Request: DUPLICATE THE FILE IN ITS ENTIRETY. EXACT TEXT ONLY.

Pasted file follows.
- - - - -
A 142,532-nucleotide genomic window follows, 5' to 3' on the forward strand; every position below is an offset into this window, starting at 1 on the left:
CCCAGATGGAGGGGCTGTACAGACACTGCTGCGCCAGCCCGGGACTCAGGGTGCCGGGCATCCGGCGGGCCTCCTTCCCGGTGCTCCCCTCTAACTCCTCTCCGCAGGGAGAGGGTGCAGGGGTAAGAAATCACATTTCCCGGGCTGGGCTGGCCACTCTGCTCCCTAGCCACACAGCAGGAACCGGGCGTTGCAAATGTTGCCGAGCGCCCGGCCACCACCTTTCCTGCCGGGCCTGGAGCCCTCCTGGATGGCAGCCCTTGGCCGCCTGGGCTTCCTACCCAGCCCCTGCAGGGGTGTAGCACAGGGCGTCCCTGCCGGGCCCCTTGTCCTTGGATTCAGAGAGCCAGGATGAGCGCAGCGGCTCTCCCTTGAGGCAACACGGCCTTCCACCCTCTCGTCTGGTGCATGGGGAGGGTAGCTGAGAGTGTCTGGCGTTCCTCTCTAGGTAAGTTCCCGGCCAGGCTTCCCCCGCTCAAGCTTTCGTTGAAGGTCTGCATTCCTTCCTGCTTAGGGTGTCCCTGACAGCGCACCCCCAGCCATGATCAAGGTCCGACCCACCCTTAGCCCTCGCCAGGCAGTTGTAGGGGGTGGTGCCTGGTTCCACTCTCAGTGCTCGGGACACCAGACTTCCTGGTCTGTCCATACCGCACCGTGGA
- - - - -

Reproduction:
A 142,532-nucleotide genomic window follows, 5' to 3' on the forward strand; every position below is an offset into this window, starting at 1 on the left:
CCCAGATGGAGGGGCTGTACAGACACTGCTGCGCCAGCCCGGGACTCAGGGTGCCGGGCATCCGGCGGGCCTCCTTCCCGGTGCTCCCCTCTAACTCCTCTCCGCAGGGAGAGGGTGCAGGGGTAAGAAATCACATTTCCCGGGCTGGGCTGGCCACTCTGCTCCCTAGCCACACAGCAGGAACCGGGCGTTGCAAATGTTGCCGAGCGCCCGGCCACCACCTTTCCTGCCGGGCCTGGAGCCCTCCTGGATGGCAGCCCTTGGCCGCCTGGGCTTCCTACCCAGCCCCTGCAGGGGTGTAGCACAGGGCGTCCCTGCCGGGCCCCTTGTCCTTGGATTCAGAGAGCCAGGATGAGCGCAGCGGCTCTCCCTTGAGGCAACACGGCCTTCCACCCTCTCGTCTGGTGCATGGGGAGGGTAGCTGAGAGTGTCTGGCGTTCCTCTCTAGGTAAGTTCCCGGCCAGGCTTCCCCCGCTCAAGCTTTCGTTGAAGGTCTGCATTCCTTCCTGCTTAGGGTGTCCCTGACAGCGCACCCCCAGCCATGATCAAGGTCCGACCCACCCTTAGCCCTCGCCAGGCAGTTGTAGGGGGTGGTGCCTGGTTCCACTCTCAGTGCTCGGGACACCAGACTTCCTGGTCTGTCCATACCGCACCGTGGA